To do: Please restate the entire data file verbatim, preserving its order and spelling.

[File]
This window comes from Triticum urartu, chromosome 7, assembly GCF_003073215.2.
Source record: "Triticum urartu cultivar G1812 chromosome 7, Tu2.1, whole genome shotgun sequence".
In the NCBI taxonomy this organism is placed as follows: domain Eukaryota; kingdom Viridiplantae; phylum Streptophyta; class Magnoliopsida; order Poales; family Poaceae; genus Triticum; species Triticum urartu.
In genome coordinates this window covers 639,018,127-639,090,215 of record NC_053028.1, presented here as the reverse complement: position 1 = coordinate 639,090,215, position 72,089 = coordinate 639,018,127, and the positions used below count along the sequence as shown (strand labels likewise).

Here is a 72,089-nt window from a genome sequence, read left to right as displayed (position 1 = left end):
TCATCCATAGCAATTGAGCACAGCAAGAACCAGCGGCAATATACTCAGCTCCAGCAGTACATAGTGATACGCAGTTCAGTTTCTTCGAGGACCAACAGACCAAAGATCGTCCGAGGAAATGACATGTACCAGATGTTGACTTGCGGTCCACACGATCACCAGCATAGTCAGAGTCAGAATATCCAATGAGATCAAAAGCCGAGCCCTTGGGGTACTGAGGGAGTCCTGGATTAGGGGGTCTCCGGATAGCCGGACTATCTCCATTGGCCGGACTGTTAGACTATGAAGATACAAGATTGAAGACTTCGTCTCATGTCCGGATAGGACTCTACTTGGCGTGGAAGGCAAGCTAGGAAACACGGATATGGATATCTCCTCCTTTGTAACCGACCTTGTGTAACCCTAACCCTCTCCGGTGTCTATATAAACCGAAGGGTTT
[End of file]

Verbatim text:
This window comes from Triticum urartu, chromosome 7, assembly GCF_003073215.2.
Source record: "Triticum urartu cultivar G1812 chromosome 7, Tu2.1, whole genome shotgun sequence".
In the NCBI taxonomy this organism is placed as follows: domain Eukaryota; kingdom Viridiplantae; phylum Streptophyta; class Magnoliopsida; order Poales; family Poaceae; genus Triticum; species Triticum urartu.
In genome coordinates this window covers 639,018,127-639,090,215 of record NC_053028.1, presented here as the reverse complement: position 1 = coordinate 639,090,215, position 72,089 = coordinate 639,018,127, and the positions used below count along the sequence as shown (strand labels likewise).

Here is a 72,089-nt window from a genome sequence, read left to right as displayed (position 1 = left end):
TCATCCATAGCAATTGAGCACAGCAAGAACCAGCGGCAATATACTCAGCTCCAGCAGTACATAGTGATACGCAGTTCAGTTTCTTCGAGGACCAACAGACCAAAGATCGTCCGAGGAAATGACATGTACCAGATGTTGACTTGCGGTCCACACGATCACCAGCATAGTCAGAGTCAGAATATCCAATGAGATCAAAAGCCGAGCCCTTGGGGTACTGAGGGAGTCCTGGATTAGGGGGTCTCCGGATAGCCGGACTATCTCCATTGGCCGGACTGTTAGACTATGAAGATACAAGATTGAAGACTTCGTCTCATGTCCGGATAGGACTCTACTTGGCGTGGAAGGCAAGCTAGGAAACACGGATATGGATATCTCCTCCTTTGTAACCGACCTTGTGTAACCCTAACCCTCTCCGGTGTCTATATAAACCGAAGGGTTT